Community Health and Safety News

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If you work in social care or home care and are self isolating or shielding and are not receiving sick pay – we want to hear about it so that we can support you to #ClaimCovidCash.

Despite funds being made available by Scottish Government, there are still many care workers not receiving full pay for sick leave when self isolating in relation to Covid-19.  To help tackle this care workers can register their details with UNISON online and join a campaign to ensure that all workers benefit from Scottish Government’s income guarantee. Click here for the online form. 

Care home workers’ entitlement to full sick pay was included in emergency coronavirus legislation passed by the Scottish Parliament. But many care home staff are still not receiving the sick pay, months after they were promised they would by the Scottish government, putting staff and residents at risk.

UNISON has submitted evidence of this to the Scottish parliament’s Covid -19 committee which is examining the Social Care Staff Support Fund regulations which were part of the emergency Coronavirus legislation.

The Social  Care Staff Support Fund is necessary because so many care home employers do not pay their staff sick pay – meaning if staff either believe themselves to be ill with Covid -19, or think they been in contact with those who are, have the choice between taking a risk in going to work, or feeding their families.

The risk this poses was recognised by the Scottish Government in April, and a scheme to ensure that care home staff who fell ill or had to self isolate was included in the Coronavirus (Scotland) (No2) Act 2020 and the  Social Care Support Staff Regulations.

The regulations make it clear that care home staff should not be losing money if they self isolate to prevent the spread of infection. They are to be paid by their employer – who then claims the money back.  Despite this many care home operators are either refusing to pay staff sick pay – saying that they do not understand the law. Or are paying staff only their contracted hours rather than the hours they normally work – leaving staff short. This not only contravenes the law – but undermines the effectiveness of what is a public safety measure.

Deborah Clarke, UNISON head of community, said:  “It’s disgraceful that so many employers are refusing to comply with the coronavirus emergency legislation.  There is no excuse for employers to delay paying out to care staff who are sick or isolating. This is something UNISON fought hard for.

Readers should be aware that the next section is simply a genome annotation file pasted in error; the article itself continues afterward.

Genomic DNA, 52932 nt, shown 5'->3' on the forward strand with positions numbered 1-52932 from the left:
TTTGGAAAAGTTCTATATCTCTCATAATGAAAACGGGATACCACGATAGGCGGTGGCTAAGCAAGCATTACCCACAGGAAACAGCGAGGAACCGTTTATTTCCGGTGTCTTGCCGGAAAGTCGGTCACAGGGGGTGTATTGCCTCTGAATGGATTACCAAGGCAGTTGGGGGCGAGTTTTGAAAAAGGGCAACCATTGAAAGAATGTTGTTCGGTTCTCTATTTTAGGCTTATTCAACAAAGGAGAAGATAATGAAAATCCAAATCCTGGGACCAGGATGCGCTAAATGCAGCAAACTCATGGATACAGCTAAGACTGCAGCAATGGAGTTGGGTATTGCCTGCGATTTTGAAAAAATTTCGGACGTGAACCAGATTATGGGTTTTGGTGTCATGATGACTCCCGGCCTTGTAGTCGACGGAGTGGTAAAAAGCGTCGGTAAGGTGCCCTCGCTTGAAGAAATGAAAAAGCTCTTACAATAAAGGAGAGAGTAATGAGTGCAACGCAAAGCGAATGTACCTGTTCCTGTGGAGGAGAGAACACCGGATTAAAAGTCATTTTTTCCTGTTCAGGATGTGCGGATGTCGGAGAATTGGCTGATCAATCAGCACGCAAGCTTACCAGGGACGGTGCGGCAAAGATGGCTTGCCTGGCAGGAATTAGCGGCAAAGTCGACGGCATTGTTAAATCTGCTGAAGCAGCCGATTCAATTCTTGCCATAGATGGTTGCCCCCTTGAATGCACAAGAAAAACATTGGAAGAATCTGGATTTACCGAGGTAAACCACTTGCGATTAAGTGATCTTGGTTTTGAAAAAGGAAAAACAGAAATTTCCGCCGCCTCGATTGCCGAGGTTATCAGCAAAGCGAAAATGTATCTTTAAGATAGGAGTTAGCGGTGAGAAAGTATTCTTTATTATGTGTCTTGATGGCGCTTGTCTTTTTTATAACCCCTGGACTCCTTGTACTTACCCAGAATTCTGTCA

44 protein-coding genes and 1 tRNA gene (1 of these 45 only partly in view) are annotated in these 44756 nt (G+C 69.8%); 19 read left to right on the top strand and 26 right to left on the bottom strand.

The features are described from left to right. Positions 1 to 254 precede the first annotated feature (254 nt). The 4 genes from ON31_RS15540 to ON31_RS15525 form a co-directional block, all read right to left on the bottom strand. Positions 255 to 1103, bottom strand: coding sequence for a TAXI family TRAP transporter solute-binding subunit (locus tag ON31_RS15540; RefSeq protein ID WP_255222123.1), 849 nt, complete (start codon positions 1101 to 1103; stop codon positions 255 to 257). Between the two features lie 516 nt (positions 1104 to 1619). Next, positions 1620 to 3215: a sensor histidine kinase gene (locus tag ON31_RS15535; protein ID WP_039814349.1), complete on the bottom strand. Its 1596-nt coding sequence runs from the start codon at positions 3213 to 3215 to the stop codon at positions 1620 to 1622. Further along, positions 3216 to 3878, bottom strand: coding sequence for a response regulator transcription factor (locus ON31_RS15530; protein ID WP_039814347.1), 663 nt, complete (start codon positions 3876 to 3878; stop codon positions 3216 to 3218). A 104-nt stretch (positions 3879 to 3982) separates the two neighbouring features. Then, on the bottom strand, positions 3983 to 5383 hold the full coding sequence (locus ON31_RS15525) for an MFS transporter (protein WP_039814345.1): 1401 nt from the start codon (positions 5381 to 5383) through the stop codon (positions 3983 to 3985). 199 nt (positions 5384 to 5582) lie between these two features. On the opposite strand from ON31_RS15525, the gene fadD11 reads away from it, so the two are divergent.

Care staff have been struggling to pay bills, while certain employers have refused to pay them a penny extra they were promised, until they get the money from the Government.

Many care home staff who test positive are left in a position where they can’t feed their families – and that stops them coming forward for testing. That puts them, their families and residents at risk.

All employers must appreciate that self isolating is responsible behaviour which protects residents. Employers have a moral obligation to pay their staff properly while they are off sick rather than paying them the absolute minimum until they are reimbursed.

Scotland’s care home system is broken. We’ve seen hundreds of deaths in care homes.  Care home employers handle multi-million-pound budgets but claim that they don’t understand the principle that staff should not be out of pocket when sick. But they still pay large salaries to chief executives and routinely pay large dividends to shareholders, meaning millions of pounds which should be used for care of residents, leaks from the system.”

UNISON is the largest trade union in Scotland and it is the trade union that represents care workers in Scotland.

UNISON’s evidence to the Scottish Parliament’s Covid 19 committee inquiry into the Social Care Staff  Support Fund regulations can be found here:

Scottish Government announced that they would act on the lack of sick pay 9 April 2020.

The Social Care Support Fund, which included funding for care homes to pay full sick pay, went live on 25 June 2020